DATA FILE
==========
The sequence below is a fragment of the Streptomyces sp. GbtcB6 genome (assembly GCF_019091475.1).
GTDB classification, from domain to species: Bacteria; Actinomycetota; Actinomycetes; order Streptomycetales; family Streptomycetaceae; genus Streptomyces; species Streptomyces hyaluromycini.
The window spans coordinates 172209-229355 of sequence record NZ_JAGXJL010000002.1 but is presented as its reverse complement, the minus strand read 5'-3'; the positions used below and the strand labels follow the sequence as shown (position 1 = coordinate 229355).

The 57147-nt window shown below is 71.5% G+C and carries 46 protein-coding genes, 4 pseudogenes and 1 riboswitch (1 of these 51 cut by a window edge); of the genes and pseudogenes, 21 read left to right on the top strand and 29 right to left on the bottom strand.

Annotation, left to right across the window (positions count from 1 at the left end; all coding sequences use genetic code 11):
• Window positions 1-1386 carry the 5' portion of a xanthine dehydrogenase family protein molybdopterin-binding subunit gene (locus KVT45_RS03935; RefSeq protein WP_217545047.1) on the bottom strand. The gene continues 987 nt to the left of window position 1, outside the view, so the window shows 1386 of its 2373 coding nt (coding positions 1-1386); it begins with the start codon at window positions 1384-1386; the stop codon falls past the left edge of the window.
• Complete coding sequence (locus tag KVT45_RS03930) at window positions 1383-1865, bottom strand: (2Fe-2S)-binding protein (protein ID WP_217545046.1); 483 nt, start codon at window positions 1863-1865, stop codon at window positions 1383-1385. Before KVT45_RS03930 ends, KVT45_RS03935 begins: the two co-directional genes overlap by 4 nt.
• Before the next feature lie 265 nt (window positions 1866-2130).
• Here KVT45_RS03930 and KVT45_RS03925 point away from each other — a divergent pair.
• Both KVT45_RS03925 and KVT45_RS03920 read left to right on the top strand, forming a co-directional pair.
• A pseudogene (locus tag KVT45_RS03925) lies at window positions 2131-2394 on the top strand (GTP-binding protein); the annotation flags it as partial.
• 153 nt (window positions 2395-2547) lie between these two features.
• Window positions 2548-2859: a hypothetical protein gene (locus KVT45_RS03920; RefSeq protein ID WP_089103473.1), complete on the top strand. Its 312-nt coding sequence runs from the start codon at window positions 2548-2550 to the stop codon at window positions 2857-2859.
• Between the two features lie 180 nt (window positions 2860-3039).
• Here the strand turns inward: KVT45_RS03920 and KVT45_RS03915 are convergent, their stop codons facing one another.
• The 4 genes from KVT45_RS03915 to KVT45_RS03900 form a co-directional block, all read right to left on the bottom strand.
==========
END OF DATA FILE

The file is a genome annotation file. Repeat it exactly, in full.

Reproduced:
The sequence below is a fragment of the Streptomyces sp. GbtcB6 genome (assembly GCF_019091475.1).
GTDB classification, from domain to species: Bacteria; Actinomycetota; Actinomycetes; order Streptomycetales; family Streptomycetaceae; genus Streptomyces; species Streptomyces hyaluromycini.
The window spans coordinates 172209-229355 of sequence record NZ_JAGXJL010000002.1 but is presented as its reverse complement, the minus strand read 5'-3'; the positions used below and the strand labels follow the sequence as shown (position 1 = coordinate 229355).

The 57147-nt window shown below is 71.5% G+C and carries 46 protein-coding genes, 4 pseudogenes and 1 riboswitch (1 of these 51 cut by a window edge); of the genes and pseudogenes, 21 read left to right on the top strand and 29 right to left on the bottom strand.

Annotation, left to right across the window (positions count from 1 at the left end; all coding sequences use genetic code 11):
• Window positions 1-1386 carry the 5' portion of a xanthine dehydrogenase family protein molybdopterin-binding subunit gene (locus KVT45_RS03935; RefSeq protein WP_217545047.1) on the bottom strand. The gene continues 987 nt to the left of window position 1, outside the view, so the window shows 1386 of its 2373 coding nt (coding positions 1-1386); it begins with the start codon at window positions 1384-1386; the stop codon falls past the left edge of the window.
• Complete coding sequence (locus tag KVT45_RS03930) at window positions 1383-1865, bottom strand: (2Fe-2S)-binding protein (protein ID WP_217545046.1); 483 nt, start codon at window positions 1863-1865, stop codon at window positions 1383-1385. Before KVT45_RS03930 ends, KVT45_RS03935 begins: the two co-directional genes overlap by 4 nt.
• Before the next feature lie 265 nt (window positions 1866-2130).
• Here KVT45_RS03930 and KVT45_RS03925 point away from each other — a divergent pair.
• Both KVT45_RS03925 and KVT45_RS03920 read left to right on the top strand, forming a co-directional pair.
• A pseudogene (locus tag KVT45_RS03925) lies at window positions 2131-2394 on the top strand (GTP-binding protein); the annotation flags it as partial.
• 153 nt (window positions 2395-2547) lie between these two features.
• Window positions 2548-2859: a hypothetical protein gene (locus KVT45_RS03920; RefSeq protein ID WP_089103473.1), complete on the top strand. Its 312-nt coding sequence runs from the start codon at window positions 2548-2550 to the stop codon at window positions 2857-2859.
• Between the two features lie 180 nt (window positions 2860-3039).
• Here the strand turns inward: KVT45_RS03920 and KVT45_RS03915 are convergent, their stop codons facing one another.
• The 4 genes from KVT45_RS03915 to KVT45_RS03900 form a co-directional block, all read right to left on the bottom strand.